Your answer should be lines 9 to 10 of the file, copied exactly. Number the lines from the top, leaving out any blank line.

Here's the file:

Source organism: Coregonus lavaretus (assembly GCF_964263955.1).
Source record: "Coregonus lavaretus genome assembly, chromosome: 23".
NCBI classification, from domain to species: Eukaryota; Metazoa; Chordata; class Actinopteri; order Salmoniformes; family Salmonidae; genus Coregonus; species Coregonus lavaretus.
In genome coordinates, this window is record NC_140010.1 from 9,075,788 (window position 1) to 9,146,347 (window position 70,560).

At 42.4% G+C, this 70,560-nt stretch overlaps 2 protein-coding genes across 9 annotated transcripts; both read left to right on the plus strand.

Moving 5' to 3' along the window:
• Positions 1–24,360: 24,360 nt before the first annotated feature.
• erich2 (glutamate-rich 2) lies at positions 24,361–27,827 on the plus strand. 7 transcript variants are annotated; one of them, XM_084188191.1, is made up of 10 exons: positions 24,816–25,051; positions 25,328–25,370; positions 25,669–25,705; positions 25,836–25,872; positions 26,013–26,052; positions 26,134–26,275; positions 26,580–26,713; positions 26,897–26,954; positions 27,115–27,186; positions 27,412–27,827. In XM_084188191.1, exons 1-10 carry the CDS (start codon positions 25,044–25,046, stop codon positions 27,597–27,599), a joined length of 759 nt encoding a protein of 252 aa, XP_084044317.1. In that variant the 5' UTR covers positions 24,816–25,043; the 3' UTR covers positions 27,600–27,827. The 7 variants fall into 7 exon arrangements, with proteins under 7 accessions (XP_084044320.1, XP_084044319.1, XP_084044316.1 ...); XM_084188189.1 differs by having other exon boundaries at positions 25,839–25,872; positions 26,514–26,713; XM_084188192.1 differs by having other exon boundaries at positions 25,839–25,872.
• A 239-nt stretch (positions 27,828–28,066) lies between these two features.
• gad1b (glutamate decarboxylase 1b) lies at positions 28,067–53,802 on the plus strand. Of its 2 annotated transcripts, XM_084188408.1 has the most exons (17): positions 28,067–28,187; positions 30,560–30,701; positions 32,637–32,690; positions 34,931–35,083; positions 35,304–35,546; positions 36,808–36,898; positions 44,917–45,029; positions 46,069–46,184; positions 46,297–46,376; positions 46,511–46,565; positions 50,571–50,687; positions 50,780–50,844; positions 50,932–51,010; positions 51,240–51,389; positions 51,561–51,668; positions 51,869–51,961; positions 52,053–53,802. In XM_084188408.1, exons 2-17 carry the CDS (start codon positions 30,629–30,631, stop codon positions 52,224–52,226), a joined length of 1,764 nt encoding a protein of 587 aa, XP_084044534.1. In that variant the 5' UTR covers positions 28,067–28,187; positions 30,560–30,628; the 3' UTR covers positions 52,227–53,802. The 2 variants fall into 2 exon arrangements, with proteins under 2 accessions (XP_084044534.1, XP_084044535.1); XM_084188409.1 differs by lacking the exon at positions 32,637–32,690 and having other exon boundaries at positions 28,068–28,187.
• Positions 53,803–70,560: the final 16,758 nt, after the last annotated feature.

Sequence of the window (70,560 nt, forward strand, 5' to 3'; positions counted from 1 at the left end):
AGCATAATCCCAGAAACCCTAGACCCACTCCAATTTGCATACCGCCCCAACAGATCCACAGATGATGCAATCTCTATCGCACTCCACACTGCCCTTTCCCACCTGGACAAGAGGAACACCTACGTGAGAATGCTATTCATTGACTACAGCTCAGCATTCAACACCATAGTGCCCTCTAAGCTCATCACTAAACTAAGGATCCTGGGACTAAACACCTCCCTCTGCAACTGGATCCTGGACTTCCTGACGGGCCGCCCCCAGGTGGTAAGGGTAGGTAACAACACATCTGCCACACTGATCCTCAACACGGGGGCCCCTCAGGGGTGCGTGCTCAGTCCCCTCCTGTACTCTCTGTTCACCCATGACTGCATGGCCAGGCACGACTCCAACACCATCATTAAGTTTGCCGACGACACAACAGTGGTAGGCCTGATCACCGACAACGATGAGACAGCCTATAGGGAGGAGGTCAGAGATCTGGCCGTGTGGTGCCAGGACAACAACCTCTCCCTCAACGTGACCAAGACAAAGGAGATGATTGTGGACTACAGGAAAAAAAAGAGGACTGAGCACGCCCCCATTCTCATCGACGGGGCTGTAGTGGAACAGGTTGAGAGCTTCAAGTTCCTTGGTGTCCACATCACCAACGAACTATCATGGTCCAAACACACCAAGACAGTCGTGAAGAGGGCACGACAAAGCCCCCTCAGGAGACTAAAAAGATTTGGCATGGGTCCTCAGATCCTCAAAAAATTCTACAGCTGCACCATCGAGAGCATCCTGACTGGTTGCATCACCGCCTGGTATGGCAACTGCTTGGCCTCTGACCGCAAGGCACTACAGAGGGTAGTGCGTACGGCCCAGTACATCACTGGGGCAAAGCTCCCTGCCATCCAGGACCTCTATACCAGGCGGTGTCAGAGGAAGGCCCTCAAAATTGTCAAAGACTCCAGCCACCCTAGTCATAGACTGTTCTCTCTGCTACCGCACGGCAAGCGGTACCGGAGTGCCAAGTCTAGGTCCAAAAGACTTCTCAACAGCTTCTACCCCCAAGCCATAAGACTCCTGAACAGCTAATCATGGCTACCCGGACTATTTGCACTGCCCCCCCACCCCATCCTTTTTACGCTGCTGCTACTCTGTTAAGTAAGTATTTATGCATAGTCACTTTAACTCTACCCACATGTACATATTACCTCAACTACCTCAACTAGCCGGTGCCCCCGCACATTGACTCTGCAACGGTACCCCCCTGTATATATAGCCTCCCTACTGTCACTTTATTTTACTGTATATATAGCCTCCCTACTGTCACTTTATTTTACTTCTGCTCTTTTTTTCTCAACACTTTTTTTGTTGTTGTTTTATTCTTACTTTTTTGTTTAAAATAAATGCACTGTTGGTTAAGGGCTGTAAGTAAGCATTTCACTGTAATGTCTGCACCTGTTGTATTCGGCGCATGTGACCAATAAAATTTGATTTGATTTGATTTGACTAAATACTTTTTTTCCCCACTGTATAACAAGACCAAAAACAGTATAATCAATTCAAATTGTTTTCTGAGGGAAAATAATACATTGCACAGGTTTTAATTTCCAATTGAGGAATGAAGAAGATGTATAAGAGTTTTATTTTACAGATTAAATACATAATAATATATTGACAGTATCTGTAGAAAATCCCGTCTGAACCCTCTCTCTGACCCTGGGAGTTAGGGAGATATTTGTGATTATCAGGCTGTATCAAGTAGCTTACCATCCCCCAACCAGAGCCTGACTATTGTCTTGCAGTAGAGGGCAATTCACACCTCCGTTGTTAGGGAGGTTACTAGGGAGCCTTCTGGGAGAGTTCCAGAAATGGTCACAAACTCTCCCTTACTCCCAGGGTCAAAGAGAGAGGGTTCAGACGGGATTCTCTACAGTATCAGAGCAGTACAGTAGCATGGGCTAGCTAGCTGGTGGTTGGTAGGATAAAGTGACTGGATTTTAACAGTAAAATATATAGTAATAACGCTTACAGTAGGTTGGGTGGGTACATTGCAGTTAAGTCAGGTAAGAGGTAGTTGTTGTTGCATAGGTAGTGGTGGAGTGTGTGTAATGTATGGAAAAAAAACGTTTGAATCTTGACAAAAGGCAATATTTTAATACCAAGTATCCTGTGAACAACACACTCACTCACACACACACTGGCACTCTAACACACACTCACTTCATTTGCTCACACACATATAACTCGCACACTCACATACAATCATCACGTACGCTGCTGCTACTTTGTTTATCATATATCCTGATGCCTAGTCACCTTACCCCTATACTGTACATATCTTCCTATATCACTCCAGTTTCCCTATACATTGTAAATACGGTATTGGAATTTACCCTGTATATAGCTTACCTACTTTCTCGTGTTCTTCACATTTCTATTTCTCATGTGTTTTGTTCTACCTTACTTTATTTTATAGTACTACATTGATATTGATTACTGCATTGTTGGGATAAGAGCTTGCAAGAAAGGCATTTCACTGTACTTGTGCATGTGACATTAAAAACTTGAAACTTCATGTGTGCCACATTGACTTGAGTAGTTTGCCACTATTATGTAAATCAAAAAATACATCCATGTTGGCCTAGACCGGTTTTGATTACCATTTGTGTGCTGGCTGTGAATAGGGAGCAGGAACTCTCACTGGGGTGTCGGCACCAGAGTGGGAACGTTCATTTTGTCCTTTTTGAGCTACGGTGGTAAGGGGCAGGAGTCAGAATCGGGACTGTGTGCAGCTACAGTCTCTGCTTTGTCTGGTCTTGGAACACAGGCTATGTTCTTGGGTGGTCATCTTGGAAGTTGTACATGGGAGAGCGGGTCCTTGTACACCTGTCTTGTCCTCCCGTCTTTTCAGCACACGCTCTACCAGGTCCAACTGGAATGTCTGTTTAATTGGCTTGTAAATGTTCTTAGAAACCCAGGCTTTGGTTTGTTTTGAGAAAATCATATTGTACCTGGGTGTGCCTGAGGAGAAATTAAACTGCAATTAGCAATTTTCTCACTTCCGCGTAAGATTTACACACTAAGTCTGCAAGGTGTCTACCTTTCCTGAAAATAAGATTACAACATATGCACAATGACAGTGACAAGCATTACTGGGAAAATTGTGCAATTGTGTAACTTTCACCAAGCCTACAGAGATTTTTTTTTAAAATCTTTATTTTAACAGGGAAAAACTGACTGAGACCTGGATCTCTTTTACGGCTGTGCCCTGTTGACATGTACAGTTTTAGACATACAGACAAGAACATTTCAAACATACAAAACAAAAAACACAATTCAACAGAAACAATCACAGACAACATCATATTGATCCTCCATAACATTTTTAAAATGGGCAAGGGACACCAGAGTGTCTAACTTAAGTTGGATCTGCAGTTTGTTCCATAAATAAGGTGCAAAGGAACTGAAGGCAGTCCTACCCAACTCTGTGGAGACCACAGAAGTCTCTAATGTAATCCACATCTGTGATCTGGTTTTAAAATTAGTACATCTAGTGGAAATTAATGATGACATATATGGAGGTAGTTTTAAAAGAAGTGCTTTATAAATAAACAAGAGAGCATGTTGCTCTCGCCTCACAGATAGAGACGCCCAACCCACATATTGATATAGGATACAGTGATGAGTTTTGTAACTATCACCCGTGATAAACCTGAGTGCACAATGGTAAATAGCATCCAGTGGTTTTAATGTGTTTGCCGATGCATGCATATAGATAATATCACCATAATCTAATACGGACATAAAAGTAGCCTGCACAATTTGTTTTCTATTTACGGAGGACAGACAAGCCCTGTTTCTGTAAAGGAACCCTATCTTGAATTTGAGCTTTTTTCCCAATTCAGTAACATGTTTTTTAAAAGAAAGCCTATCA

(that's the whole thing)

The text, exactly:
• A 239-nt stretch (positions 27,828–28,066) lies between these two features.
• gad1b (glutamate decarboxylase 1b) lies at positions 28,067–53,802 on the plus strand. Of its 2 annotated transcripts, XM_084188408.1 has the most exons (17): positions 28,067–28,187; positions 30,560–30,701; positions 32,637–32,690; positions 34,931–35,083; positions 35,304–35,546; positions 36,808–36,898; positions 44,917–45,029; positions 46,069–46,184; positions 46,297–46,376; positions 46,511–46,565; positions 50,571–50,687; positions 50,780–50,844; positions 50,932–51,010; positions 51,240–51,389; positions 51,561–51,668; positions 51,869–51,961; positions 52,053–53,802. In XM_084188408.1, exons 2-17 carry the CDS (start codon positions 30,629–30,631, stop codon positions 52,224–52,226), a joined length of 1,764 nt encoding a protein of 587 aa, XP_084044534.1. In that variant the 5' UTR covers positions 28,067–28,187; positions 30,560–30,628; the 3' UTR covers positions 52,227–53,802. The 2 variants fall into 2 exon arrangements, with proteins under 2 accessions (XP_084044534.1, XP_084044535.1); XM_084188409.1 differs by lacking the exon at positions 32,637–32,690 and having other exon boundaries at positions 28,068–28,187.